Trying all 5 shared e-scooters in Seattle, plus a unicycle
It’s summertime in Seattle, which means we're experiencing prime e-scooter weather.
This year, the city’s Department of Transportation approved three more companies to drop thousands of shared, electric scooters around Seattle. But who’s out there actually riding them?
Looking around Seattle, from Westlake in downtown to Alki Beach, I mostly see the electric scooters parked.
Rows and rows of them, sometimes all knocked to the ground like dominos.
To find out who's riding these things, I decided to try all five different scooter brands. I started on the Burke Gilman Trail in the U-District.
The options for e-scooters in Seattle these days are: Bird, Link, Lime, Spin, and Wheels. They’re all easy to try for first timers to hop on and the scooters automatically start at slower speeds for the first ride.
Using the e-scooters requires you to download an app on your phone.
The apps show a map with nearby scooters and ideally, you can find one nearby when you need one. The apps also give instructions on safety: reminding riders to wear a helmet and to not ride on sidewalks.
When scooters first arrived in Seattle, there was a spike in accidents. But those have since come down.
The scooters I found the easiest to use were Wheels, Bird, and Link. Lime has been around for a while and they also have e-bikes you can rent. But here's a problem not just with Lime, but all of the scooters: you find a scooter on the map, you race to secure it, and for whatever reason... the scooter just won't scoot.
“Yeah, I'm still trying to download this thing all the way,” said Mike Lazendy while straddling a parked Lime scooter next to Husky Stadium. “I've been having issues."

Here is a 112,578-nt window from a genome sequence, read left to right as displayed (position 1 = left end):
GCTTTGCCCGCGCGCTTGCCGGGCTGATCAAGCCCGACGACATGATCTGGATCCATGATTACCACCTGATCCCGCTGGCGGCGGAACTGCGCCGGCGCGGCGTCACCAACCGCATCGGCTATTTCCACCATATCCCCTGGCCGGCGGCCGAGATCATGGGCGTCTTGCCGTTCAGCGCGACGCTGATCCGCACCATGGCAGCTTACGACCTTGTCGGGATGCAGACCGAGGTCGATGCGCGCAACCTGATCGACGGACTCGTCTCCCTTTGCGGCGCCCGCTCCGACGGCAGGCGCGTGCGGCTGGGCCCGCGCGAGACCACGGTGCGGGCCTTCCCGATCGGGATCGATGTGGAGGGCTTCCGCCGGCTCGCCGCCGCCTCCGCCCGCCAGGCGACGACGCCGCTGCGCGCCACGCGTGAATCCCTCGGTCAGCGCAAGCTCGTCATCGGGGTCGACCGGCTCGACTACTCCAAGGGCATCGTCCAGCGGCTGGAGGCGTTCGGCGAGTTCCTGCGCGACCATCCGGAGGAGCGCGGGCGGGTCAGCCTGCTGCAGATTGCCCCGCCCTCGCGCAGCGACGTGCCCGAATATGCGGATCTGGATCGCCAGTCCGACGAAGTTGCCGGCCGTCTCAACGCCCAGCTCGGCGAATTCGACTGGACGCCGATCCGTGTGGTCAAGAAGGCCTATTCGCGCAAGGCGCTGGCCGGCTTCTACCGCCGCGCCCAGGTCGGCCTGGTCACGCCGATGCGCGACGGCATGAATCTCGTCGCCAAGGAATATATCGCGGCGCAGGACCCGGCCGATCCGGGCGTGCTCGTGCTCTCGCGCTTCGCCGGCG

Lazendy lives in Ravenna and was trying to get to an appointment on time.
Between the two of us, we never got the app to work on his phone. Lazendy said he typically can count on finding a working scooter.
“I like ‘em a lot,” he said.
Despite hang ups like the one Lazendy had, the city says a lot of people are riding these shared scooters.
Since the beginning of this year, there have been an average of over 6,000 scooter rides a day, according to the Department of Transportation.
But on the day I rode around, I didn't see too many other people on these shared e-scooters. What I did see is people on their own personal e-device or electric toy, like Jim Chow.
"I started out with scooters, went through six of those,” Chow said.
That’s right: he's owned 6 scooters in just a couple of years. Chow has since upgraded to one of those electric unicycles you might see zipping around.
Chow rides his electric unicycle everywhere. At least once a week, he meets up with dozens of other people who ride electric skateboards, bikes, and unicycles like his.
At night, they ride through downtown, lit up with LED lights. Chow said it feels like a parade.
"The freedom you feel, I mean, compared to a scooter,” Chow said. “Yeah, you ride and you stand with your hands — but these, you know, are like carving on asphalt, right? You just float."
There's no way to track how many of these privately owned e-toys are in Seattle, according to the city. But Chow said he's seeing way more since he first started on scooters years ago. He thinks people will make the jump like him from shared scooters to getting their own.
The Department of Transportation says the e-scooter permits last through next year, at which point they’ll determine if more scooters should be scattered around.
I personally still need more practice before trying anything too fancy.